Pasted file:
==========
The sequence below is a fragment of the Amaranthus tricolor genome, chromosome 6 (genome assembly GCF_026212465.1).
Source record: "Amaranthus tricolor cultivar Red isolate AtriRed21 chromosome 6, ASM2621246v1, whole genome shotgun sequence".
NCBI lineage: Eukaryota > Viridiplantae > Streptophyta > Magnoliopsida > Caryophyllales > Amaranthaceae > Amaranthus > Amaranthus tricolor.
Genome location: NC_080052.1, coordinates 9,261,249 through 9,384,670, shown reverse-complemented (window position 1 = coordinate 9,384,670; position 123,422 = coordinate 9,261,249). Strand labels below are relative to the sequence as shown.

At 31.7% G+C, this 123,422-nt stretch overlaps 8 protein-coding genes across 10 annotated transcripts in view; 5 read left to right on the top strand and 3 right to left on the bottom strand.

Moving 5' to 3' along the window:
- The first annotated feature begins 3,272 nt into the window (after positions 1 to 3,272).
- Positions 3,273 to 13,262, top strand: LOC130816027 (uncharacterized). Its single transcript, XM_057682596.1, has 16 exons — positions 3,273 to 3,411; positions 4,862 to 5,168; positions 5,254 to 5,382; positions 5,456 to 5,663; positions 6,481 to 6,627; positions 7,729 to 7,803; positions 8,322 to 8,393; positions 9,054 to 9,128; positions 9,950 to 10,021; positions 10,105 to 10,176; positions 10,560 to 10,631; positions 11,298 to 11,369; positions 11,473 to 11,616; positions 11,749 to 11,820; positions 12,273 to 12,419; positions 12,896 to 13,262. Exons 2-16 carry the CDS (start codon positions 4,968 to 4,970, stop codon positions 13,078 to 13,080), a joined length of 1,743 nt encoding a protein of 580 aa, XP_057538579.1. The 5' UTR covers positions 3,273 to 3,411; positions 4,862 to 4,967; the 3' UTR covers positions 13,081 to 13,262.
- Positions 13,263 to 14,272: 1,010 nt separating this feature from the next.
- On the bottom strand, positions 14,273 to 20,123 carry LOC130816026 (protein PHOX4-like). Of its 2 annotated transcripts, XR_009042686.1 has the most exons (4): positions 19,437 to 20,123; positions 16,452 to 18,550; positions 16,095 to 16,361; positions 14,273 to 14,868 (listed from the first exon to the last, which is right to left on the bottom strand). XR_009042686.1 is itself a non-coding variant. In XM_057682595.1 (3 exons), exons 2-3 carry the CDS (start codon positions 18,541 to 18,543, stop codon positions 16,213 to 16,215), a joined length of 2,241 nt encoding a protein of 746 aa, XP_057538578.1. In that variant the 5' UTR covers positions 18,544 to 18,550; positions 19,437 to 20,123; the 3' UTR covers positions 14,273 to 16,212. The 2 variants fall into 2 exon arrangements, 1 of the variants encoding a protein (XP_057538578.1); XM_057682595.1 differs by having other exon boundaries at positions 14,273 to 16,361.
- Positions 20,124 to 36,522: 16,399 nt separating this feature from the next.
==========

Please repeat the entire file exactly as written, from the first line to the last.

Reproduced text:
The sequence below is a fragment of the Amaranthus tricolor genome, chromosome 6 (genome assembly GCF_026212465.1).
Source record: "Amaranthus tricolor cultivar Red isolate AtriRed21 chromosome 6, ASM2621246v1, whole genome shotgun sequence".
NCBI lineage: Eukaryota > Viridiplantae > Streptophyta > Magnoliopsida > Caryophyllales > Amaranthaceae > Amaranthus > Amaranthus tricolor.
Genome location: NC_080052.1, coordinates 9,261,249 through 9,384,670, shown reverse-complemented (window position 1 = coordinate 9,384,670; position 123,422 = coordinate 9,261,249). Strand labels below are relative to the sequence as shown.

At 31.7% G+C, this 123,422-nt stretch overlaps 8 protein-coding genes across 10 annotated transcripts in view; 5 read left to right on the top strand and 3 right to left on the bottom strand.

Moving 5' to 3' along the window:
- The first annotated feature begins 3,272 nt into the window (after positions 1 to 3,272).
- Positions 3,273 to 13,262, top strand: LOC130816027 (uncharacterized). Its single transcript, XM_057682596.1, has 16 exons — positions 3,273 to 3,411; positions 4,862 to 5,168; positions 5,254 to 5,382; positions 5,456 to 5,663; positions 6,481 to 6,627; positions 7,729 to 7,803; positions 8,322 to 8,393; positions 9,054 to 9,128; positions 9,950 to 10,021; positions 10,105 to 10,176; positions 10,560 to 10,631; positions 11,298 to 11,369; positions 11,473 to 11,616; positions 11,749 to 11,820; positions 12,273 to 12,419; positions 12,896 to 13,262. Exons 2-16 carry the CDS (start codon positions 4,968 to 4,970, stop codon positions 13,078 to 13,080), a joined length of 1,743 nt encoding a protein of 580 aa, XP_057538579.1. The 5' UTR covers positions 3,273 to 3,411; positions 4,862 to 4,967; the 3' UTR covers positions 13,081 to 13,262.
- Positions 13,263 to 14,272: 1,010 nt separating this feature from the next.
- On the bottom strand, positions 14,273 to 20,123 carry LOC130816026 (protein PHOX4-like). Of its 2 annotated transcripts, XR_009042686.1 has the most exons (4): positions 19,437 to 20,123; positions 16,452 to 18,550; positions 16,095 to 16,361; positions 14,273 to 14,868 (listed from the first exon to the last, which is right to left on the bottom strand). XR_009042686.1 is itself a non-coding variant. In XM_057682595.1 (3 exons), exons 2-3 carry the CDS (start codon positions 18,541 to 18,543, stop codon positions 16,213 to 16,215), a joined length of 2,241 nt encoding a protein of 746 aa, XP_057538578.1. In that variant the 5' UTR covers positions 18,544 to 18,550; positions 19,437 to 20,123; the 3' UTR covers positions 14,273 to 16,212. The 2 variants fall into 2 exon arrangements, 1 of the variants encoding a protein (XP_057538578.1); XM_057682595.1 differs by having other exon boundaries at positions 14,273 to 16,361.
- Positions 20,124 to 36,522: 16,399 nt separating this feature from the next.